In our experience, offset mortgages are less popular among first-time buyers. They represent a relatively small section of the mortgage market, although they are increasing in popularity over the past few years.
We also see parents who want to give financial help to their children recommending offset mortgages, as their savings account can be linked to their child’s mortgage. This allows financial support without actually handing over a lump sum of money.
An offset mortgage example
This example uses simplified figures, but gives a general idea of how an offset mortgage could save you money.
- Say you had a £150,000 mortgage and £30,000 savings.
- You would pay interest on £120,000: the balance of the mortgage minus the balance of the savings.
- With a 3% rate this would cost you £3,600 in interest per year, rather than £4,500.
- If you previously had 1% interest on your savings account, you would miss out on £300 of savings interest.
- Overall, you pay £3,600 instead of paying £4,500 while missing out on £300, meaning you’re £600 better off at the end of the year.
Mortgages if you’re self-employed
Contrary to belief, there are no special types of self-employed mortgage. You will be in the market for the same products as other applicants.
Confusion arises from self-certification mortgages, which were banned in 2011 by the Financial Conduct Authority. These allowed people to certify their ability to repay rather than to prove it, and were thus favoured by the self-employed because they removed the need to demonstrate potentially-sporadic earnings.
Other things to know
Once you’re familiar with the types of mortgage available, it’s time to get familiar with the application process. This section of the guide explores various aspects of applying for a mortgage.
How do you apply for a mortgage?
You will be given a Key Facts Illustration (KFI) for each mortgage you’re interested in, which outlines the exact terms.
When you find one you like, you state an agreement in principle to indicate your interest.
At this point the lender will ask for required information, and the application process will begin. This is where the paperwork begins!
How to work out what you can afford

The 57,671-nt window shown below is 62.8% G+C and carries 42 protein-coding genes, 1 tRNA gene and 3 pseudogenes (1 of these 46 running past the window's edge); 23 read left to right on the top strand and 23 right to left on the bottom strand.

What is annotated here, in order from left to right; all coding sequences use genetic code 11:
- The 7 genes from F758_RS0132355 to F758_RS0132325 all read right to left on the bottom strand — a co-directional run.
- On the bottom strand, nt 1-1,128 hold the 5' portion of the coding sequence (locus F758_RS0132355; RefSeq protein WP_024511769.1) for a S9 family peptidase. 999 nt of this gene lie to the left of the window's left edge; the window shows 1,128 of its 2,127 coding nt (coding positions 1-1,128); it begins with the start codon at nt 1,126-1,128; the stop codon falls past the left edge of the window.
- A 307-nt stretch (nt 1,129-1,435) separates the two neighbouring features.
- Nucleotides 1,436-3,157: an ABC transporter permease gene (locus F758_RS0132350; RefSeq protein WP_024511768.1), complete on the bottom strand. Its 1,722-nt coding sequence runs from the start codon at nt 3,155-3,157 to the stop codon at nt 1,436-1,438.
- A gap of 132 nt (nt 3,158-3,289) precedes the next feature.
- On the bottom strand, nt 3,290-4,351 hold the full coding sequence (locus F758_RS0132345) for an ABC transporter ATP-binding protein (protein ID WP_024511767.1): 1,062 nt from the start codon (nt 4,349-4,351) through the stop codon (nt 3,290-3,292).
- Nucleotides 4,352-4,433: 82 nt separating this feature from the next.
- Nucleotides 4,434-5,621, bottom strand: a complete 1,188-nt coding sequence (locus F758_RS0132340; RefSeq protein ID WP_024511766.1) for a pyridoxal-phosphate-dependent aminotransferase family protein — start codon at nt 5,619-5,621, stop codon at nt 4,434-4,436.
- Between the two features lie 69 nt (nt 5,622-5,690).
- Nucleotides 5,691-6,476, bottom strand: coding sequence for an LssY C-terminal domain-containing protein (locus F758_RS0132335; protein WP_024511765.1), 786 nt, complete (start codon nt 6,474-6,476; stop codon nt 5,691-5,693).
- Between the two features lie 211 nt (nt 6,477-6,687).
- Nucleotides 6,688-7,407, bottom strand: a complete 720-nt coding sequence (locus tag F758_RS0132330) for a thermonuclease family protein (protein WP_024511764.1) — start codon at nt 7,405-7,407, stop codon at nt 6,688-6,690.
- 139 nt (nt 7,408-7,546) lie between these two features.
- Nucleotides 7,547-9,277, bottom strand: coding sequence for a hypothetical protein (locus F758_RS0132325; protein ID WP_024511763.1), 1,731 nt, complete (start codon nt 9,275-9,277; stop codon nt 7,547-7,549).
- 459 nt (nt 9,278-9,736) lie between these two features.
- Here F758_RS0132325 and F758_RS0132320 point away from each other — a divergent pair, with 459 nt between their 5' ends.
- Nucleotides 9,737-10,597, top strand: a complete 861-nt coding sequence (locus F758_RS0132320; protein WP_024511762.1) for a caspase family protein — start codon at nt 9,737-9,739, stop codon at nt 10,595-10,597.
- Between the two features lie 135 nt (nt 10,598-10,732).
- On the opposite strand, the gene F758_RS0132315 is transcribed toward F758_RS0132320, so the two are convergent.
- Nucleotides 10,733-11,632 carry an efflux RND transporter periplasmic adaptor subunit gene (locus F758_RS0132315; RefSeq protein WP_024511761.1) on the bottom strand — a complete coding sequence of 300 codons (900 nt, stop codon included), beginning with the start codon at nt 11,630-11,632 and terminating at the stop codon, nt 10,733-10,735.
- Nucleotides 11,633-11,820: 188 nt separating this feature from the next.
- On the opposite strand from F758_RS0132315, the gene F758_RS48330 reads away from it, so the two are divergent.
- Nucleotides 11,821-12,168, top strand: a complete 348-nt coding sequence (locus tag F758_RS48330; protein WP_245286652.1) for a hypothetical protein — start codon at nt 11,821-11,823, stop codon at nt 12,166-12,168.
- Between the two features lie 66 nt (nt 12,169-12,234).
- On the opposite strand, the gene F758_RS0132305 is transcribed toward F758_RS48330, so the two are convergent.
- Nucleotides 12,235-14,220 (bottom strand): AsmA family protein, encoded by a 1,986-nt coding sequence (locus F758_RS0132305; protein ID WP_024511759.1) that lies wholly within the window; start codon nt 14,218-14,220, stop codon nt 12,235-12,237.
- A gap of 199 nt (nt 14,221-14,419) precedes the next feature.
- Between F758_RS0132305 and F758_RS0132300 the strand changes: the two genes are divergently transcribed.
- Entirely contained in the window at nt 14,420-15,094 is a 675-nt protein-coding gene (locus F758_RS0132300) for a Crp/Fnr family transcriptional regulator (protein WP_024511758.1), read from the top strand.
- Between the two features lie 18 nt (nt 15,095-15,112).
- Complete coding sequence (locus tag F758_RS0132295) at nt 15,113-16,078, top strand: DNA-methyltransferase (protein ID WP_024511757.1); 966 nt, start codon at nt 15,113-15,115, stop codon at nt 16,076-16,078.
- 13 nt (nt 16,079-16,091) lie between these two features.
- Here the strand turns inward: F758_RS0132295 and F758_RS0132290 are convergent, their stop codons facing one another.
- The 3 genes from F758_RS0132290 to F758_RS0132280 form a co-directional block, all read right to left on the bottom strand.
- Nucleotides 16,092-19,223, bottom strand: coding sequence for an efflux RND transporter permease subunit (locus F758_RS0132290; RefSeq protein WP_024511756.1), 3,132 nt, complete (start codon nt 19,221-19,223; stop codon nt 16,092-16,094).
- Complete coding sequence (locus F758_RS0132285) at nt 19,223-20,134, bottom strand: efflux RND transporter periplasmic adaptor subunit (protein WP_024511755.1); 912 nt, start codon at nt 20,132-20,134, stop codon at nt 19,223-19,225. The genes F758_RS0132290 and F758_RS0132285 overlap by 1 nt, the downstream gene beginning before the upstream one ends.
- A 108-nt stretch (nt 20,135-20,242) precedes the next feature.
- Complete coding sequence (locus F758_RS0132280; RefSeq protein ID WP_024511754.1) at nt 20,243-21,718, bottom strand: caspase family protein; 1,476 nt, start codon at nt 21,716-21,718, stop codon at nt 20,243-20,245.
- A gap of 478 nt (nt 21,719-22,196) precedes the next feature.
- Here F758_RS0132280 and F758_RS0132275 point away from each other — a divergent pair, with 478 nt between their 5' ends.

When you’ve decided to buy a home, the first step is a comprehensive and accurate review of the costs and your finances. The more accurate these figures, the better prepared you will be to find the right mortgage.
Consider the money in your current and savings accounts, and how much you will be able to save in the period leading up to buying a house.
Will you be getting any financial support from parents, family or friends?
The minimum deposit realistically needed for most mortgages is 5% of property value, with better deals available for larger deposit percentages. Taking some example figures, £25,000 could be a 5% deposit on a £500,000 house, or a 20% deposit on a £125,000 house.
Look at whether you are eligible for any government schemes to help house buyers. These provide financial support to reduce the percentage you need to borrow as a mortgage or allow a home to be purchased at a discount.
What are the costs associated with getting a mortgage?
As well as a deposit, you will need to consider the following costs:
- Mortgage account fee
- Arrangement / product / completion fee
- Booking fee
- Estate agent fee
- Legal fees
- Valuation and survey fees
- Telegraphic transfer fee
- Local authority search fee
- Advisor fee
Where to look for a mortgage
Most house buyers get their mortgages from a bank or building society, but they are also offered by:
- Insurance companies
- Mortgage advisors
- House building companies
- Specialist mortgage companies
- Finance houses
Trawling the marketplace by yourself can be very daunting, so many people choose to work with a mortgage advisor. Their expertise and experience is a great way to cut through the noise, and to quickly find deals that are best suited to your specific circumstances. Working with an advisor is covered in our guide mortgage advisors: everything you need to know.
There are many types of mortgage available, each offering benefits and drawbacks. The best type of mortgage for you will be determined by your circumstances, how much deposit you are able to save, whether other people will be able to help you, and various other factors.
The overall amount you will pay back depends on initial amount borrowed, interest rates throughout the duration of the mortgage term, length of mortgage term, and how diligent you are with making repayments.
A mortgage advisor is a trained professional who can help you find the best mortgage for your needs, and whose expertise can reduce the confusion of the selection and application process.
If you have any questions about types of mortgage, or any other aspect of the house-buying process, get in touch with our team of experts, who will be happy to help.